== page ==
FIG. 2 depicts the flowers after such insertion of the stems. The sheet 10 is laid flat on a countertop or like support surface, and the tie 28 has opposite ends 32, 34 extending underneath and past the blade parts 16. Thereupon, the blade parts 16 are curled over in a direction generally circumferentially of the axis 12 to assume the conical state of FIG. 3. The tie ends 32, 34 are pulled taut and tied together in a knot 36 located exteriorly of the curled sheet 10. FIG. 4 shows the tight capture of the flower stems between the span 30 and the sheet 10, as well as the tight binding of the tie around the curled sheet.

Since the sheet is typically made of thin paper, there is a tendency for the paper to tear when the tie is pulled taut during formation of the knot 36. To resist such tearing, a pair of apertured reinforcements 38, 40 is adhesively secured in place at the apertures 26, 24. The reinforcements 38, 40 are preferably made of a stiffer, tear-resistant material, such as plastic.

The wrapped bouquet of FIG. 3 creates a floral presentation having a common floral theme due to the leaf-shaped sheet whose presence is an integral design element in the presentation. A wide variety of leaf shapes is available. A customer of a florist may pick a desired shape. Both major surfaces of the sheet 10 bear the leaf simulation since at least part of both major surfaces are visible in the wrapped bouquet. The initial flat state of the sheet 10 makes it ideal to be shipped to and stacked flat at the florist.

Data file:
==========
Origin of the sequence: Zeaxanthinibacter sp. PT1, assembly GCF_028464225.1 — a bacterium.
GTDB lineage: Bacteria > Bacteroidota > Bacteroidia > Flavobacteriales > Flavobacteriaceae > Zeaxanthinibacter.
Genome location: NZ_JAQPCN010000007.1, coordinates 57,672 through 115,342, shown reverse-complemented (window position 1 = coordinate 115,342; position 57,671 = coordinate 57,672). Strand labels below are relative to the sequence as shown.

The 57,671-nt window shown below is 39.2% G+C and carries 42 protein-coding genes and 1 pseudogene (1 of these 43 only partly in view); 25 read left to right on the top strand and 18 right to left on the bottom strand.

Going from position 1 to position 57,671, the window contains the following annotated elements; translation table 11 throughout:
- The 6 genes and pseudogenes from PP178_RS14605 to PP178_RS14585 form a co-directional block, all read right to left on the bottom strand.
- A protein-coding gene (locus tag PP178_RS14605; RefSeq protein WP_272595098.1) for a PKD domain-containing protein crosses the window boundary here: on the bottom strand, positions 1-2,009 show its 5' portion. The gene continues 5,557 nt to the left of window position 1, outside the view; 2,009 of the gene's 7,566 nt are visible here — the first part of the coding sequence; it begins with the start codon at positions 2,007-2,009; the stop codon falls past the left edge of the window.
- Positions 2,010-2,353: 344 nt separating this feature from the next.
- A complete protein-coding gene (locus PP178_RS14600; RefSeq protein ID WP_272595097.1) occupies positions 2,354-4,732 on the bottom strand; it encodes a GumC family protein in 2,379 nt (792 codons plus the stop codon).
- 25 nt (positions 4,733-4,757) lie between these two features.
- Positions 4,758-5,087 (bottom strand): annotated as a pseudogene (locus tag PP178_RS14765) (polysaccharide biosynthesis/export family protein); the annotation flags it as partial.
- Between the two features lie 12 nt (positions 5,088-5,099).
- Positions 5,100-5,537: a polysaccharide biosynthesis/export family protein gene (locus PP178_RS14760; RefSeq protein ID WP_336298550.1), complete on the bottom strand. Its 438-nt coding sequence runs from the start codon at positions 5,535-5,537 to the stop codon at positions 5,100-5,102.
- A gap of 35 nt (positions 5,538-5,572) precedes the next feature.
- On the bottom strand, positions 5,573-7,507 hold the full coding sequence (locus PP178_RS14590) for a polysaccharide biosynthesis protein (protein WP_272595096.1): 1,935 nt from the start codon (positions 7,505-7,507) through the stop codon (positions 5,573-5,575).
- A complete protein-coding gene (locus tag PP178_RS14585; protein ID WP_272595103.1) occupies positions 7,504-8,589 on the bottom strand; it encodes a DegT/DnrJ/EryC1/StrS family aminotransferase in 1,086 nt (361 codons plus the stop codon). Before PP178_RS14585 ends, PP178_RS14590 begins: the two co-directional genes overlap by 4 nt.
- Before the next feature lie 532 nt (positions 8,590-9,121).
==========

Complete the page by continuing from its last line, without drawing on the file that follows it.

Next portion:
It will be understood that each of the elements described above, or two or more together, also may find a useful application in other types of constructions differing from the types described above.

While the invention has been illustrated and described as embodied in a floral bouquet wrapper, it is not intended to be limited to the details shown, since various modifications and structural changes may be made without departing in any way from the spirit of the present invention.

Without further analysis, the foregoing will so fully reveal the gist of the present invention that others can, by applying current knowledge, readily adapt it for various applications without omitting features that, from the standpoint of prior art, fairly constitute essential characteristics of the generic or specific aspects of this invention and, therefore, such adaptations should and are intended to be comprehended within the meaning and range of equivalence of the following claims.

What is claimed as new and desired to be protected by Letters Patent is set forth in the appended claims.

Classifications
U.S. Classification47/72
International ClassificationA01G9/02
Cooperative ClassificationB65D85/505, A01G5/04
European ClassificationB65D85/50B, A01G5/04
Legal Events
DateCodeEventDescription
Oct 12, 2010FPExpired due to failure to pay maintenance fee
Effective date: 20100822
Aug 22, 2010LAPSLapse for failure to pay maintenance fees
Mar 29, 2010REMIMaintenance fee reminder mailed